Hindu Gods, one or many? This is one of the big questions people have about Hinduism and it relates to the question of whether Hinduism is one religion or an umbrella term for many religions.
In his course, Introduction to Hindu Texts, History, and Philosophy, Dr Sutton provides this succinct summary of the question.
This is an interesting question though perhaps a little complex. It is clear that Hinduism does speak of many gods and goddesses, and that Hindus worship these deities: Vishnu, Shiva, Ganesha, Lakshmi, Durga, Krishna, Hanuman, etc. And at a village level in India many other minor deities and spirits are worshipped.
However, some Hindus argue that all these deities are simply representations created by the human mind that needs a concrete form of God to focus upon. This might be the Advaita view; Brahman is one but human beings call it by different names and conceive of it in different forms.
However, we must be aware that many who worship the Hindu gods do not have this sophisticated philosophical background. And there are also devotees of Vishnu and Shiva who are monotheists. They believe in a single Supreme Deity who creates and controls the world; however, he also creates devas or gods who are not supreme but stand above humanity and can also be worshipped. Is this a form of monotheistic polytheism?Introduction to Hindu Texts, History, and Philosophy, (Coursebook p.4)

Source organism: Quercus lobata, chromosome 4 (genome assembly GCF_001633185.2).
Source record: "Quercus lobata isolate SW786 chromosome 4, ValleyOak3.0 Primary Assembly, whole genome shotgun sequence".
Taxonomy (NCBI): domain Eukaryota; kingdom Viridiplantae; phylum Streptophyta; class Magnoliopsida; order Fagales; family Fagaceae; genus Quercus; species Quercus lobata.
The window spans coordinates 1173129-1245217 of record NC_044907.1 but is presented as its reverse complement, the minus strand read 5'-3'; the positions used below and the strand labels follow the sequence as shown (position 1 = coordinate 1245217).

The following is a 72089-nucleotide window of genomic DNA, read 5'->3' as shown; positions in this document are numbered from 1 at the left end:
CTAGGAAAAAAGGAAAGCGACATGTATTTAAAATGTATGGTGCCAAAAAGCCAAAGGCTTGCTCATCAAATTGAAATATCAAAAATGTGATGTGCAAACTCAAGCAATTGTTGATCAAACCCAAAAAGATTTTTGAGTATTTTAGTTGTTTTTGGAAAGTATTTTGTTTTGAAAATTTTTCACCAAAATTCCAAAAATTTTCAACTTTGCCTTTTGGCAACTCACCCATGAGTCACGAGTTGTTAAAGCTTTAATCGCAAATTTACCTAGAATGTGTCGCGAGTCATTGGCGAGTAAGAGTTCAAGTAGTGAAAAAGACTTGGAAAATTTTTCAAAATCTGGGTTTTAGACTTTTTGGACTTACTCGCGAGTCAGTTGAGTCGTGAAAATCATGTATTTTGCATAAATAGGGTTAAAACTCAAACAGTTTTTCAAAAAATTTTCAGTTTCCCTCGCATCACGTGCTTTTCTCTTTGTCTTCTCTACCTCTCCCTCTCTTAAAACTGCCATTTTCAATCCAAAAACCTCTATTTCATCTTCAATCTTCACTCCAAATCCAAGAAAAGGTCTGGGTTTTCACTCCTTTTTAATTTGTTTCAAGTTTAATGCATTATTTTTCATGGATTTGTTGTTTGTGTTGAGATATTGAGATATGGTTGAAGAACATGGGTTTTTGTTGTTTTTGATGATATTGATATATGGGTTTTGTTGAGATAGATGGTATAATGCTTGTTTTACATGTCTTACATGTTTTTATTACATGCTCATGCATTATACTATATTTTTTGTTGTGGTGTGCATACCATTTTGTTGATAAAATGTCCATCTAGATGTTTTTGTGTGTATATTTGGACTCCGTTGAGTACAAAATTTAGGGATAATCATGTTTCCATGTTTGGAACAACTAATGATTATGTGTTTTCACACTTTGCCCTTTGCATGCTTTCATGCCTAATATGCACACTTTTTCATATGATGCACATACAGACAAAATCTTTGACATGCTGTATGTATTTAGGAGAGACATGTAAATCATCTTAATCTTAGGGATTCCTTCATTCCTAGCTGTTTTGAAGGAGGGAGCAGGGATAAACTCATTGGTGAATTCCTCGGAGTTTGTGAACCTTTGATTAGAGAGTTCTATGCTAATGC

As with many questions in Hinduism, it depends on who you ask. As a student of Hinduism it is wise to get an idea of the different approaches.
Over the centuries, Hindu philosophers have not only struggled with the identity of God, but with the idea of the nature of God. This gets really deep, but here’s the discussion in a nutshell – taken from the same course.
Here one needs to consider the teachings of Shankara, Ramanuja, and Madhva and to explain the different ideas they present concerning the nature of God.
Shankara emphasises the notion of Advaita in which ‘God’ is revealed not as a monotheistic Deity but as the ultimate reality with which everything is identical.
Ramanuja accepts the notion of identity but insists that the identity is not absolute for there is still a distinction between the individual soul and God, and between God and the manifest world.
Finally, Madhva is anxious to establish the absolute distinction between God and the individual beings in order to reinforce his emphasis on devotion and worship.
In constructing an answer to this question it might be a good idea to present a comparative analysis pointing out areas of agreement and dissonance between them.
So, how do we make sense of all these competing viewpoints?
I think the main point we should note is the scale and diversity of Hindu notions of God. Hence the question, “What do Hindus believe?” can never be answered simply. The Hindu identity is not a single thing, and hence we should perhaps properly speak of Hindu “identities”. Many people, Hindus and non-Hindus alike, find it difficult to appreciate this diversity and hence find Hinduism very confusing, but it is only when diversity, distinction, and difference are accepted and appreciated that the Hindu identity begins to make any sense at all.Introduction to Hindu Texts, History, and Philosophy, (Coursebook p.122)